Circumstellar disks are an integral part of the star formation process and the sites where planets are formed. Understanding their evolution is crucial for planet formation theory. Disks evolve through various physical processes, including accretion onto the star, grain growth and dust settling, dynamical interactions, and photoevaporation. In this talk, I will review our current understanding of the evolution of protoplanetary disks and the constraints they provide on planet formation processes. I will present results from our work on the so-called "transition" circumstellar disks, aiming to identify the sites of ongoing giant planet formation (i.e., the ultimate planet formation laboratories!). I will also discuss the prospects for detailed studies of these fascinating objects with the Atacama Large Millimeter Array (ALMA) as well as for the direct detection of forming planets with current and future instrumentation.
Planetary Systems from Kepler
On Feb. 2, the Kepler space mission released its first 4 months of data on all targets, as well as a series of papers on statistical results on transiting exoplanets. Perhaps the biggest surprise is the great abundance of candidate multiple-planet systems; out of 997 targets with a candidate transiting exoplanet, 170 of them hosted multiple candidates. I describe the dynamics (stability, transit timing variations) and architecture (resonances, inclinations) of these new planetary systems. Dynamics allows us to confirm that some of these systems are indeed planetary (Kepler-9, Kepler-11), and continued monitoring of these and other systems (the ultra-compact KOI-500, the coorbital KOI-730) will challenge and refine theories of the formation of planetary systems.
Characterizing Magnetized Turbulence in Molecular Clouds and Galaxies
While Submillimetre polarimetry of dust emission is arguably the most common observational tool to probe magnetic fields in molecular clouds, it has mainly been used to provide a measure of their geometry and their strength through the so-called Chandrasekhar-Fermi technique. The usefulness and accuracy of this technique are however hampered by observational biases, such as the signal integration along the line of sight and across the telescope beam. I will show how it is possible to account and correct for this effect, and significantly improve results obtained with the Chandrasekhar-Fermi equation. I will also discuss how an extension of this analysis can lead to a complete characterization of the magnetized turbulence power spectrum in molecular clouds and Galaxies (using polarization of synchrotron emission). I will present examples showing measurements of the turbulent energy dissipation scale due to ambipolar diffusion,and of the anisotropy of the magnetized turbulent power spectrum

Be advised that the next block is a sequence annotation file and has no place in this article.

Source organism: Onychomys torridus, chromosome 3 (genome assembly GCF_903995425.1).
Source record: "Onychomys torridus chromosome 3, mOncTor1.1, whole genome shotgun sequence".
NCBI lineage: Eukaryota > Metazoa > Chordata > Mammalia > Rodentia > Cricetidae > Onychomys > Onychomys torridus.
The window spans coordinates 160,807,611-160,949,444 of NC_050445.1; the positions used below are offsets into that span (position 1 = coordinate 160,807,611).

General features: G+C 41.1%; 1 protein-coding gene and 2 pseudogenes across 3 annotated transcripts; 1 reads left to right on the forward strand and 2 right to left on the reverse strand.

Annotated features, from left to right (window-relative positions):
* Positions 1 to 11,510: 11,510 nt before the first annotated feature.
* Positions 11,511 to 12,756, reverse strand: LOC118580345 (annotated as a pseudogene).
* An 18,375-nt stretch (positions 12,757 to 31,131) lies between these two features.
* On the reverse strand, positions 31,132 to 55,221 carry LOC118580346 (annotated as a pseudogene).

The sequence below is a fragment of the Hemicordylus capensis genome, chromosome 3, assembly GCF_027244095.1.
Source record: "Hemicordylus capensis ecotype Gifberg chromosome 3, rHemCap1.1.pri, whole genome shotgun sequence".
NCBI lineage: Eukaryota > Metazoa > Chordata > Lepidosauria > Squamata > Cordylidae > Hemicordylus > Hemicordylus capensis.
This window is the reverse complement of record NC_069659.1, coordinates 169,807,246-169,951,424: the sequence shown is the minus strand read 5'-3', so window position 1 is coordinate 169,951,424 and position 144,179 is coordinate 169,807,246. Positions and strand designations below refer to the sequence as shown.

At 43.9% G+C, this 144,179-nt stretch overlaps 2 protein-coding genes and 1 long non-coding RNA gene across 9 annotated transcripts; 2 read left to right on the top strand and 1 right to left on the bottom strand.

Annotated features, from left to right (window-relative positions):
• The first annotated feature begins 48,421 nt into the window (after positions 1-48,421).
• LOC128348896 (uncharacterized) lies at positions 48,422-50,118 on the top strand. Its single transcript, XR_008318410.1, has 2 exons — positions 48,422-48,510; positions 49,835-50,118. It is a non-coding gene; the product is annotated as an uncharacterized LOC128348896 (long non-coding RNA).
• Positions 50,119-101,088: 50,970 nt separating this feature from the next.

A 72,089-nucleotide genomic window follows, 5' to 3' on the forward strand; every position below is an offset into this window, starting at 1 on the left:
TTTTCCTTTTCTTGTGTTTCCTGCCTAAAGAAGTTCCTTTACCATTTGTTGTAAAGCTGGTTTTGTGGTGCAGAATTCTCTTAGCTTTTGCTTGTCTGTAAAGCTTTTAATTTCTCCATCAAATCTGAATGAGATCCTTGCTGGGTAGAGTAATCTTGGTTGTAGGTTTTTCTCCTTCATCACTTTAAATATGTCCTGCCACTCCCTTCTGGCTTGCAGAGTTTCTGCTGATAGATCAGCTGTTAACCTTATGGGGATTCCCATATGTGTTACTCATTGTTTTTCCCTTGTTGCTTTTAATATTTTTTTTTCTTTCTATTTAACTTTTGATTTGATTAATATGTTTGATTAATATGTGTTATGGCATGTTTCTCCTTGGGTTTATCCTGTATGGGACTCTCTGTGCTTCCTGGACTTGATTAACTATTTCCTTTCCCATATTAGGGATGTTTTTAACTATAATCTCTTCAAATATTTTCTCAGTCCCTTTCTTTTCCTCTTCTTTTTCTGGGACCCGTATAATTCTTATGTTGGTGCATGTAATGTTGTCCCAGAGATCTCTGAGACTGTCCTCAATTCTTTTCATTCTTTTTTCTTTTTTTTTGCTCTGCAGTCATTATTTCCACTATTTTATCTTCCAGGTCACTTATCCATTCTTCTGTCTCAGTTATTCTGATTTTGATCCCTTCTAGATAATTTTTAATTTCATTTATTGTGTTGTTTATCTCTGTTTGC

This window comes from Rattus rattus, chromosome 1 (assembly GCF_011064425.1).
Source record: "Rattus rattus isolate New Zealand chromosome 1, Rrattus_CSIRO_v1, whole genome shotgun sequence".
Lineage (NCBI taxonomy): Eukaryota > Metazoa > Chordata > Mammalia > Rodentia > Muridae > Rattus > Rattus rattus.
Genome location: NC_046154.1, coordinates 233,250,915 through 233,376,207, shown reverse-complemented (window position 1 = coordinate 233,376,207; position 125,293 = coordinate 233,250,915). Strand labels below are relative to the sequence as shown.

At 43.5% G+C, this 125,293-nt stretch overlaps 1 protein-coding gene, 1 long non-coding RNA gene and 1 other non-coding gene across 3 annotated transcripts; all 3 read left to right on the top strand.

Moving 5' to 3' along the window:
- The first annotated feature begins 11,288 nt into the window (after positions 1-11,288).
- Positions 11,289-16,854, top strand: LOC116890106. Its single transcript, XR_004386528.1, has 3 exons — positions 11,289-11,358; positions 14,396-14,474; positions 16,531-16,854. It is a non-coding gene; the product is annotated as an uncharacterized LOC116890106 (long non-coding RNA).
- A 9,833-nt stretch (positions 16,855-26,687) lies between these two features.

Universe or Multiverse
The GMT Integral-Field Spectrograph (GMTIFS): What It Can Do for You!
The GMT Integral-Field Spectrograph (GMTIFS) is one of six potential first-light instruments for the 25m-diameter Giant Magellan Telescope. The Australian National University has completed a Conceptual Design Study for GMTIFS. I will summarize the sciences cases for GMTIFS, and describe the instrument capabilities and design. GMTIFS will be the work-horse adaptive-optics instrument on GMT. It will address a wide range of science from epoch of reionization studies to forming galaxies at high redshifts, to star and planet formation in our Galaxy, and studies of the Solar system. These are largely the science case for Laser-Tomography Adaptive Optics on the telescope. I will describe why you will want to routinely use LTAO with GMTIFS for your science in the 2020s.
Accretion, jets and winds: High-energy emission from young stellar objects
Young stars form by contraction from large molecular clouds, they accrete mass from their environment. In the stage of classical T Tauri stars (CTTS) they are surrounded by an accretion disk, in which planet formation takes place. At this time, there are three possible mechanisms to power X-ray and UV emission: First, a corona similar to main-sequence stars, second, an accretion shock when infalling matter from the disk hits the star and, third, wind and collimated jets.
I will present X-ray and UV observations that tell us about the physical conditions in the emission regions and show that all three mechanisms can be observed, albeit to a different degree in different objects.